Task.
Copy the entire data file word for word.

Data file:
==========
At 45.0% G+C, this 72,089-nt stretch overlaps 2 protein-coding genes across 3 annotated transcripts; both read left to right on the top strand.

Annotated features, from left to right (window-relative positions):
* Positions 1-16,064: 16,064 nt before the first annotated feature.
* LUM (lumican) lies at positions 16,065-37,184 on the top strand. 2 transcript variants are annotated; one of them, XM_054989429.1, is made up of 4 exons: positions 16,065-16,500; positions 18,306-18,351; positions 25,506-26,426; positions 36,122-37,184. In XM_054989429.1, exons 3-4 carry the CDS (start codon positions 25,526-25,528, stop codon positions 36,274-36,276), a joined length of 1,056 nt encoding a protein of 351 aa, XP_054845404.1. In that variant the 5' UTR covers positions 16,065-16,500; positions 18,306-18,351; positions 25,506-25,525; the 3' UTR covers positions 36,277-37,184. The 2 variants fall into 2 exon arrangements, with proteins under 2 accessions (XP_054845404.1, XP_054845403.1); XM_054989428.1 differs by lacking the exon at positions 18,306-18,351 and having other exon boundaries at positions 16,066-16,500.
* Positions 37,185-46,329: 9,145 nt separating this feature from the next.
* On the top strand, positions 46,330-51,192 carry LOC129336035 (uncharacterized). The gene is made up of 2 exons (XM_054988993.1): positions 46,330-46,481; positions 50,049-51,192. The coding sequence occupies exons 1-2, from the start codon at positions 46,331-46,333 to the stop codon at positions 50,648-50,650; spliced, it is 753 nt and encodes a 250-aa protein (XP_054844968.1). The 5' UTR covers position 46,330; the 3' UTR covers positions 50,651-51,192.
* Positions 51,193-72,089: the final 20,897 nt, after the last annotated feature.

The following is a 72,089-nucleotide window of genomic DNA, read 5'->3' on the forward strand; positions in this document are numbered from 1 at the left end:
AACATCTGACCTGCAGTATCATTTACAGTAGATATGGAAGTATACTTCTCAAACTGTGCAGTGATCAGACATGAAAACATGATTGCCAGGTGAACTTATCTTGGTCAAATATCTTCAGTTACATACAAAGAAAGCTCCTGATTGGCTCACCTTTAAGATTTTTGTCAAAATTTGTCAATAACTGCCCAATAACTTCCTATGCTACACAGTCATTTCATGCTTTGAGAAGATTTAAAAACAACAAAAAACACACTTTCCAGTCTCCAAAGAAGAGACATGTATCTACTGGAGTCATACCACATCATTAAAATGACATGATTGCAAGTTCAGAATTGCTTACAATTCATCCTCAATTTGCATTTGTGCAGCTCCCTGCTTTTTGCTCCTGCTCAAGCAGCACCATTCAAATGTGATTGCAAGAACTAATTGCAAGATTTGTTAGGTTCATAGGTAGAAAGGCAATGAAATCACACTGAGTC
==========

At 45.0% G+C, this 72,089-nt stretch overlaps 2 protein-coding genes across 3 annotated transcripts; both read left to right on the top strand.

Annotated features, from left to right (window-relative positions):
* Positions 1-16,064: 16,064 nt before the first annotated feature.
* LUM (lumican) lies at positions 16,065-37,184 on the top strand. 2 transcript variants are annotated; one of them, XM_054989429.1, is made up of 4 exons: positions 16,065-16,500; positions 18,306-18,351; positions 25,506-26,426; positions 36,122-37,184. In XM_054989429.1, exons 3-4 carry the CDS (start codon positions 25,526-25,528, stop codon positions 36,274-36,276), a joined length of 1,056 nt encoding a protein of 351 aa, XP_054845404.1. In that variant the 5' UTR covers positions 16,065-16,500; positions 18,306-18,351; positions 25,506-25,525; the 3' UTR covers positions 36,277-37,184. The 2 variants fall into 2 exon arrangements, with proteins under 2 accessions (XP_054845404.1, XP_054845403.1); XM_054989428.1 differs by lacking the exon at positions 18,306-18,351 and having other exon boundaries at positions 16,066-16,500.
* Positions 37,185-46,329: 9,145 nt separating this feature from the next.
* On the top strand, positions 46,330-51,192 carry LOC129336035 (uncharacterized). The gene is made up of 2 exons (XM_054988993.1): positions 46,330-46,481; positions 50,049-51,192. The coding sequence occupies exons 1-2, from the start codon at positions 46,331-46,333 to the stop codon at positions 50,648-50,650; spliced, it is 753 nt and encodes a 250-aa protein (XP_054844968.1). The 5' UTR covers position 46,330; the 3' UTR covers positions 50,651-51,192.
* Positions 51,193-72,089: the final 20,897 nt, after the last annotated feature.

The following is a 72,089-nucleotide window of genomic DNA, read 5'->3' on the forward strand; positions in this document are numbered from 1 at the left end:
AACATCTGACCTGCAGTATCATTTACAGTAGATATGGAAGTATACTTCTCAAACTGTGCAGTGATCAGACATGAAAACATGATTGCCAGGTGAACTTATCTTGGTCAAATATCTTCAGTTACATACAAAGAAAGCTCCTGATTGGCTCACCTTTAAGATTTTTGTCAAAATTTGTCAATAACTGCCCAATAACTTCCTATGCTACACAGTCATTTCATGCTTTGAGAAGATTTAAAAACAACAAAAAACACACTTTCCAGTCTCCAAAGAAGAGACATGTATCTACTGGAGTCATACCACATCATTAAAATGACATGATTGCAAGTTCAGAATTGCTTACAATTCATCCTCAATTTGCATTTGTGCAGCTCCCTGCTTTTTGCTCCTGCTCAAGCAGCACCATTCAAATGTGATTGCAAGAACTAATTGCAAGATTTGTTAGGTTCATAGGTAGAAAGGCAATGAAATCACACTGAGTC